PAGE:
The research revealed no systemic change towards sustainability in either case, although change towards sustainability was pursued in various areas, such as housing, educating, caring, and engaging in governance. Opportunities for sustainability emerged at different points following the disaster; change processes are ongoing. The sustainability changes were supported by “Sustainability Change Agents” (SCAs): people who were able to see and seize opportunities for change towards sustainability in the midst of disaster. SCAs were characterized as individuals with various attributes, starting with an ability to perceive opportunities, catalyze others to support this risk-taking endeavor, and stay in the endurance race. The study concludes with some recommendations for interventions to inform pre-disaster sustainability planning. These avenues include a toolbox and a curricular approach that would educate and enable students as future professionals to see and seize opportunities for change towards sustainability in disaster contexts (Chapter 4).

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Created

Date Created
  • 2016

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Rithöfundursögur or writer sagas: a narrative inquiry of 10th-graders' compositions of agentic writer identity in a choice-rich, self-reflective, and mindset-supportive English class

Description

A sequential mixed-methods action research study was undertaken with a group of 10th-grade students enrolled in a required English course at an independent secondary school. The purpose of the study

A sequential mixed-methods action research study was undertaken with a group of 10th-grade students enrolled in a required English course at an independent secondary school. The purpose of the study was to investigate students' negotiation of agentic writer identity in a course that featured a three-strand intervention: (a) a high degree of student choice; (b) ongoing written self-reflection; and (c) ongoing instruction in mindset. The researcher drew on self-determination theory and identity theory to operationalize agentic writer identity around three constructs—behaviors, identity, and belief. A questionnaire was used to identify an array of cases that would illustrate a range of experiences around agentic writer identity. Questionnaire data were analyzed to identify a sample from which to collect qualitative data and to identify prominent central relations among the three constructs, which were further explored in the second stage through the qualitative data. Qualitative data were gathered from a primary group of six students in the form of student journals and interviews around the central constructs of writing belief, writing behavior, and writer identity. Using a snowballing sampling method, four students were added to the sample group to form a second tier of data. The corpus of qualitative data from all 10 students was coded and analyzed using the technique of re-storying to produce a narrative interpretation, in the style of the Norse saga, of students' engagement in agentic writing behaviors, espousal of agentic writing beliefs, and construction of agentic writer identities. A defense of the chosen narrative approach and genre was provided. Interpretation of the re-storied data was provided, including discussion of interaction among themes that emerged from the data and the re-storying process. Emergent themes and phenomena from the re-storied data were realigned with the quantitative data as well as with the constructs that informed the survey design and sampling. Implications for classroom teachers, as well as suggestions for further research, were suggested.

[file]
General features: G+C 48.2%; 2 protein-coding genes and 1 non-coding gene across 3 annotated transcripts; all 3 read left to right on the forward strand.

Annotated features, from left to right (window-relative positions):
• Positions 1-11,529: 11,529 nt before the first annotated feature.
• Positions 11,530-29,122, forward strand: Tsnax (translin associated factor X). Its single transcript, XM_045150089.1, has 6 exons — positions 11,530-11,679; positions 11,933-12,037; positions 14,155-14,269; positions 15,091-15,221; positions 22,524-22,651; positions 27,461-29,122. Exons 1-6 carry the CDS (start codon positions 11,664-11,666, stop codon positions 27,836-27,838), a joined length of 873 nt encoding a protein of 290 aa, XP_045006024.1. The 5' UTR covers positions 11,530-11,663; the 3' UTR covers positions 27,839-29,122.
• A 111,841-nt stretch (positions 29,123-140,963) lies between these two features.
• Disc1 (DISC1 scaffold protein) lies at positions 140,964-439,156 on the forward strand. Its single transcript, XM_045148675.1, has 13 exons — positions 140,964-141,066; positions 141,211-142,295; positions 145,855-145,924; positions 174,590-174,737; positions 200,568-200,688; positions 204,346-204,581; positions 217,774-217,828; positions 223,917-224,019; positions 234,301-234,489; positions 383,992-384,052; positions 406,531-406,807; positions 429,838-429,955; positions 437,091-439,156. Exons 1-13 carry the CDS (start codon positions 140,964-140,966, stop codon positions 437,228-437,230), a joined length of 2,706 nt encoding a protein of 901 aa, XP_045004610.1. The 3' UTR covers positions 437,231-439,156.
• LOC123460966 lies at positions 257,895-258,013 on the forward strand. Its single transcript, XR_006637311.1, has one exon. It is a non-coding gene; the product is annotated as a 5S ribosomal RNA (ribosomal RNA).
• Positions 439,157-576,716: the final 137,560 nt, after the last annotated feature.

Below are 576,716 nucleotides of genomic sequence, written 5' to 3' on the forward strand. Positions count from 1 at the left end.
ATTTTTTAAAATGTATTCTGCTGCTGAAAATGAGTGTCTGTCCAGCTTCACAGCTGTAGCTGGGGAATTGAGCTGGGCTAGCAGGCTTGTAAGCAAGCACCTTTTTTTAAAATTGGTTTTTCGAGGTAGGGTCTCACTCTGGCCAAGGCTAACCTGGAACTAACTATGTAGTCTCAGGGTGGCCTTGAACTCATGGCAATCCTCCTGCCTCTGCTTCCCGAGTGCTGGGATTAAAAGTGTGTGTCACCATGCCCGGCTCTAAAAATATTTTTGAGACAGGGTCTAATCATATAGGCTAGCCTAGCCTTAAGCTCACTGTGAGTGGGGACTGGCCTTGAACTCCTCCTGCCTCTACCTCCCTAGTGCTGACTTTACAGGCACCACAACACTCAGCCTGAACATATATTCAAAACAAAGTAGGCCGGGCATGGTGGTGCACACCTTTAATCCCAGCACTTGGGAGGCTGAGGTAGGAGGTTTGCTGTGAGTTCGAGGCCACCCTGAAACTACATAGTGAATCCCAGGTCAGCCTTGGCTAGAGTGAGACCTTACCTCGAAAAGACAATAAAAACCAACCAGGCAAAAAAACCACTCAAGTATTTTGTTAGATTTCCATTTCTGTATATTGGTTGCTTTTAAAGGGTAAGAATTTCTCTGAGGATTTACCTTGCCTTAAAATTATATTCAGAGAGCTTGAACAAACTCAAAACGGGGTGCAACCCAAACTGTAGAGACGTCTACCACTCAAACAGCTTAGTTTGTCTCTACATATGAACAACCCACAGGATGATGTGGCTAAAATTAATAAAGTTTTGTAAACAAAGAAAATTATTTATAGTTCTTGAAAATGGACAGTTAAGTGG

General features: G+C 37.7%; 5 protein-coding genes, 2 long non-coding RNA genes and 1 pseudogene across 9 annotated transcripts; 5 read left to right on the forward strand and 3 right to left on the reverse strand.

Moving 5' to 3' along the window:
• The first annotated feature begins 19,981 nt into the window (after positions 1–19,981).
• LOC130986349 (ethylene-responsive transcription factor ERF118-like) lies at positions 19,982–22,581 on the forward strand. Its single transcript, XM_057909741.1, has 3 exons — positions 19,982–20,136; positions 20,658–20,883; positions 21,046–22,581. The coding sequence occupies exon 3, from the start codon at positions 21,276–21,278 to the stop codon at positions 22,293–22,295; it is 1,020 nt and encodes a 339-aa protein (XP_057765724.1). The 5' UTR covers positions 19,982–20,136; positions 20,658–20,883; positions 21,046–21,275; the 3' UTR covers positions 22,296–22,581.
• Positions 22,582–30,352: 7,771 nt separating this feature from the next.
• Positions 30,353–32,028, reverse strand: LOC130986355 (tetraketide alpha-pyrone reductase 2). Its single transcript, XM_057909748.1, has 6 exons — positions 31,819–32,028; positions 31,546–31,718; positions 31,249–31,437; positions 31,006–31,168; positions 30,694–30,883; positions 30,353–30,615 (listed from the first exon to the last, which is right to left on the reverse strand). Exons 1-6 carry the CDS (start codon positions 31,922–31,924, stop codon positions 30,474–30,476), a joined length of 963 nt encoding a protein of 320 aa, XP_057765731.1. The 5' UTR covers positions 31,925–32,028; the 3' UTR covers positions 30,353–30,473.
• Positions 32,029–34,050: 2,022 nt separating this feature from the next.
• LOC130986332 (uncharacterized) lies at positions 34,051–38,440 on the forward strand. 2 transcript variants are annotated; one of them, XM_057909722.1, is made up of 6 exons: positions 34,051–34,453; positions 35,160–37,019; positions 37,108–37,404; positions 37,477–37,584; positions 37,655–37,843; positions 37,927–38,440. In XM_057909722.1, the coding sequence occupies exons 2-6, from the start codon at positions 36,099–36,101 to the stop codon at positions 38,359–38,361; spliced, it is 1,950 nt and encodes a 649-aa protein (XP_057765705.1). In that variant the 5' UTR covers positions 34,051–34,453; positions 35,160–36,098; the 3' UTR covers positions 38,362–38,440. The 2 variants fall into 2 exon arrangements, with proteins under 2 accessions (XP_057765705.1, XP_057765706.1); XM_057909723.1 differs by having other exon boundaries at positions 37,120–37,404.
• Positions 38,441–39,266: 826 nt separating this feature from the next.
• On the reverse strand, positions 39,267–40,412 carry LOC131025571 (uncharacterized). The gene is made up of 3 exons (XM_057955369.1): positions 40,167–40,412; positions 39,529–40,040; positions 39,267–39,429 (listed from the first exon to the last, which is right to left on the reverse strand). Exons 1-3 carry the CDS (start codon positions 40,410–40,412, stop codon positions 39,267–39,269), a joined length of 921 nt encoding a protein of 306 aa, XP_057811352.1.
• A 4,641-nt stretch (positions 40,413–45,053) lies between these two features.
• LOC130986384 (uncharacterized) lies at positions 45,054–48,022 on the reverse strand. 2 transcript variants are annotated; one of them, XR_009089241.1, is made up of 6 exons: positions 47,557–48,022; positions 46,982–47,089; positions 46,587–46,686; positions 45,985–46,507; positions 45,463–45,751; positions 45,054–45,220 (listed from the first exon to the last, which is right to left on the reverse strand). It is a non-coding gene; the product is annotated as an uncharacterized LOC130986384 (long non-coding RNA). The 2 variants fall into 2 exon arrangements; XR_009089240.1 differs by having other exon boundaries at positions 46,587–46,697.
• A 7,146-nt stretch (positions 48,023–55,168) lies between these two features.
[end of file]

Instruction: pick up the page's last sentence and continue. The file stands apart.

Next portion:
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Created

Date Created
  • 2017

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The character to lead: a grounded theory ethnography of character in U.S. Army combat leaders

Description

After decades of dormancy, character is re-emerging as an important research topic among organizational leadership researchers in response to the need to better explain the source of certain exemplary and

After decades of dormancy, character is re-emerging as an important research topic among organizational leadership researchers in response to the need to better explain the source of certain exemplary and ethical leader performance (Hannah & Avolio, 2011; Leonard, 1997; Thompson & Riggio, 2010; Wright & Goodstein, 2007). However, efforts to operationalize character are criticized for their abstract and idealistic trait-based conceptualizations that fail to capture the reality of leadership and situational dynamics (Conger & Hollenbeck, 2010). The purpose of this study is to develop a more robust theoretical approach to character that is empirically grounded in the real life complexities of leadership. Combat provides the context for this study because the adversity of such an extreme context tends to make character a more salient and readily observable phenomenon than in more conventional organizational contexts (Wright & Quick, 2011; Hannah, Uhl-Bien, Avolio, & Cavarretta, 2009). I employed an ethnographic grounded theory design to gain a unique insider's perspective absent in many studies of leader character (Charmaz, 2009; Parry & Meindl, 2002). Data collection involved (1) physically embedding for six months with U.S. Army small unit infantry leaders operating in combat in Afghanistan; (2) participant observation in the full range of combat activities engaged in by these leaders; and (3) in-depth semi-structured interviews with key informants. An important contribution of this study is that the emergent concept of leader character is fully situated in the leader's social and environmental context represented by the leader's inner struggle to resist the adversity of combat and uphold the standards of leadership. In this dialectical framework, certain agentic resources important to resolving this inner struggle emerge as the locus of leader character. This agency-based concept of character is rooted in the internalization of the standards of leadership through identity-conferring normative commitments and entails particular motivational and volitional capacities. These produce a distinct mode of functioning--a strong form of personal moral agency--characterized by the leader's willingness to sacrifice in upholding standards in the face of adversity. This primacy of leader agency over adversity is the hallmark of leader character--what I call the character to lead.